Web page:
in reply to When is a script an application

One definition that I've often heard is that scripts are interpreted and applications are compiled. Of course this works in Perl's favour as Perl programs are compiled, even if it looks like they're interpreted.

Update: Should probably make it clear that this isn't a categorisation that I agree with (for many reasons including the ones mentioned by mikeB below. I jsut mention it as the most common explaination that I've heard.


"The first rule of Perl club is you don't talk about Perl club."

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Re: Re: When is a script an application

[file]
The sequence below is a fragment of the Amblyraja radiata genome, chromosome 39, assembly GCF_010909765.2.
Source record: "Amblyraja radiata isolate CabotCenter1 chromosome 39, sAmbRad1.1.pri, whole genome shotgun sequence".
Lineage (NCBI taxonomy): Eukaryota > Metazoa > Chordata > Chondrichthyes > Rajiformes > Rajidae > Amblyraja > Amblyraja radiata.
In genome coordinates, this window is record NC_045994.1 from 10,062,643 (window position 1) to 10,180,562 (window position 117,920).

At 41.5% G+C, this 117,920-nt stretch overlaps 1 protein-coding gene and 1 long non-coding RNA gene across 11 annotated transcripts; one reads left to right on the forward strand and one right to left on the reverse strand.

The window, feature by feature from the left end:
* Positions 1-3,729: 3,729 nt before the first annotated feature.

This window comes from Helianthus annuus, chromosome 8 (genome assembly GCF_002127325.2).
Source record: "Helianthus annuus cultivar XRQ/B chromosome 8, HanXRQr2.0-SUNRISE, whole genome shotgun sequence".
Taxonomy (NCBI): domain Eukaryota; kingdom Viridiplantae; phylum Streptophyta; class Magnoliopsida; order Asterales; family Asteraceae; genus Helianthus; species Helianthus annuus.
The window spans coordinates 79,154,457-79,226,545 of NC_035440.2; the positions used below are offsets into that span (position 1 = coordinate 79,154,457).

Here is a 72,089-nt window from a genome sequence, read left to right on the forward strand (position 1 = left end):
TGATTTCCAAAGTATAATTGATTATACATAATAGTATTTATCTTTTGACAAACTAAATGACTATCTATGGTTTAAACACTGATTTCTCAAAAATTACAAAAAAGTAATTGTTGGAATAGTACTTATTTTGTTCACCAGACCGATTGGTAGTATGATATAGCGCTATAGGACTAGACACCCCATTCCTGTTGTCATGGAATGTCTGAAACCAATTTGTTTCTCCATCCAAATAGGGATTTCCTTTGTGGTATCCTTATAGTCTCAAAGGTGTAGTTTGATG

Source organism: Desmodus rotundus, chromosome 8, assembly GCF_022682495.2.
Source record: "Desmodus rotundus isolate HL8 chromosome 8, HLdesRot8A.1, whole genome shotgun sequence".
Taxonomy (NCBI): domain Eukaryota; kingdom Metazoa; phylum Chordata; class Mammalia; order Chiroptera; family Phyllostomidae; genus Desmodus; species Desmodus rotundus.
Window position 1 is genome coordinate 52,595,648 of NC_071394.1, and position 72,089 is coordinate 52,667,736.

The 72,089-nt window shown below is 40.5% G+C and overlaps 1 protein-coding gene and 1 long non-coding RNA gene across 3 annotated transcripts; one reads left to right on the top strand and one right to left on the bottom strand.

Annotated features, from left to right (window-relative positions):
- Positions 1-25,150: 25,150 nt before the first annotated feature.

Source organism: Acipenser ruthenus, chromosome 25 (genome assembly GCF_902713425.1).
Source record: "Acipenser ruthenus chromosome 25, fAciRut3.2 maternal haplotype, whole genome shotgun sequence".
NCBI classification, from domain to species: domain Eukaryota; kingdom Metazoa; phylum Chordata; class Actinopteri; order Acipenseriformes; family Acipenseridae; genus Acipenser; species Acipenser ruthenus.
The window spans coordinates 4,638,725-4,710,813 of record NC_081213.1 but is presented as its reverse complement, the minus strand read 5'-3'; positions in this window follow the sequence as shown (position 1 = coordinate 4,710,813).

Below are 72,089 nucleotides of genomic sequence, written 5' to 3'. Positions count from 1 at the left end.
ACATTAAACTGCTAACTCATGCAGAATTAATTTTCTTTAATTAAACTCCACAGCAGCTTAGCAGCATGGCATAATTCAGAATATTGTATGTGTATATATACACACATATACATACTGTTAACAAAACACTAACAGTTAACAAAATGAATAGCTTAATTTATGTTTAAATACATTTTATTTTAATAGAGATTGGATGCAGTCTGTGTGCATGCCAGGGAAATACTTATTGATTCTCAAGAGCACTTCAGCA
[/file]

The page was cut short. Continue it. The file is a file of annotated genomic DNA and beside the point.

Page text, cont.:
by mikeB (Friar) on Nov 07, 2001 at 21:54 UTC
    Where do you draw the line between "compiled" and "interpreted"? Perl, Java, and older VB among others are compiled to an intermediate code which is then executed by an interpreter.

    By the compiled/interpreted definition, VB programmers 5 years ago were writing "scripts" which, when compiled in a recent version, are now "programs".

    Come to think of it, some mainframes use microcode to execute machine instructions. The microcode is an "interpreter" for the machine's assembly language. Guess that makes all those big COBOL programs scripts, not applications :)

      x86 asembly is compiled into macrocode. Each instruction is then translated by the CPU to a number of microcode instructions that are then run by the functional units. Is a hardware interpreter still an interpreter?